Thursday, July 18, 2013

"Crystalline" CO - Saccharin's New Trick

Seems I'm posting an awful lot about artificial sweeteners these days!

This latest example, from the always entertaining and informative folks at Angewandte Chemie, employs our old friend N-formylsaccharin* as a carbon monoxide "equivalent" for Pd-catalyzed addition reactions:

Credit: Manabe Group | ACIEE

Quite a few benefits accrue: No pressure equipment. 'Medium' heat. Relatively low catalyst loading.  Cheap, off-shelf reagents. If they could figure out a slightly less exotic reductant, I'd use this all the time!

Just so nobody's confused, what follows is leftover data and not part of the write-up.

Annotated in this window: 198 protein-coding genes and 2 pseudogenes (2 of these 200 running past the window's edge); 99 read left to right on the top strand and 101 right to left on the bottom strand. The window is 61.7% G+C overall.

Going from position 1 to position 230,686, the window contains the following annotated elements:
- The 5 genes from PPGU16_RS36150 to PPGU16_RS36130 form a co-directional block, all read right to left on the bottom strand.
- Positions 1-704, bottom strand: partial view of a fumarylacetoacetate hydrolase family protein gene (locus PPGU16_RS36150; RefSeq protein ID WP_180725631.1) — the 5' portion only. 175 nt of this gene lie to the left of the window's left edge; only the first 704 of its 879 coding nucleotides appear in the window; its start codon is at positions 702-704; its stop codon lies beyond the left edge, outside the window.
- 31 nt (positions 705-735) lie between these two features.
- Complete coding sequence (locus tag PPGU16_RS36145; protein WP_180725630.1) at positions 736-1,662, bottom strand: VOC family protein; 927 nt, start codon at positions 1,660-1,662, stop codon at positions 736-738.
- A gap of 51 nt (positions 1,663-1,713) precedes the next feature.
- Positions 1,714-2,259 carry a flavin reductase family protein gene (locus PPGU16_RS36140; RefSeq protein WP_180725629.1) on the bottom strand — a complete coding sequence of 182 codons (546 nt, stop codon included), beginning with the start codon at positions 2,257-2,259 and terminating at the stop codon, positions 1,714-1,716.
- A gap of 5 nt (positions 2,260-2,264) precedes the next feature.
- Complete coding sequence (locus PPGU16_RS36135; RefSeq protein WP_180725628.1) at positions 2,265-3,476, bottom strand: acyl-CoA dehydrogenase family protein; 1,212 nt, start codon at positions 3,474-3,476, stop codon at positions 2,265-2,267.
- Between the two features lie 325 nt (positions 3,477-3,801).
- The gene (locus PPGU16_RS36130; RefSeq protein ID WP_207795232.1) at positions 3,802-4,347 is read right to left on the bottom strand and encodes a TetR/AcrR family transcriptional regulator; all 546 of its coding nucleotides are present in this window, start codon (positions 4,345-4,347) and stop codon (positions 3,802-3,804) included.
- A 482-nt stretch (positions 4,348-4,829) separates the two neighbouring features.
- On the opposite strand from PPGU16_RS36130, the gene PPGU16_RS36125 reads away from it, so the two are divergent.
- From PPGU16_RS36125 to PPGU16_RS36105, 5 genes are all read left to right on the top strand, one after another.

So, how does it work, anyway? The researchers confirm CO release by treating formylsaccharin with several bases and observing CO evolution.** The standard (boring) formylation model might be operative here - Pd oxidative addition, CO insertion, reductive cleavage (rinse, repeat). 

OR (more excitingly), the authors note that they detect a transient "acylsaccharin" by HRMS. This might imply that the formylsaccharin reacts directly with the palladated arene, or that the sodium saccharine byproduct plays a role in stabilizing / promoting reduction of the insertion intermediate.

Sweet.

*OK, so it's not saccharin itself, but pretty darn close. First developed by Cossy in 2011 for formylating amines.
**A great mechanism for those looking for cume questions!

1 comment:

  1. so would you be able to check your reaction progress by taste?

    ReplyDelete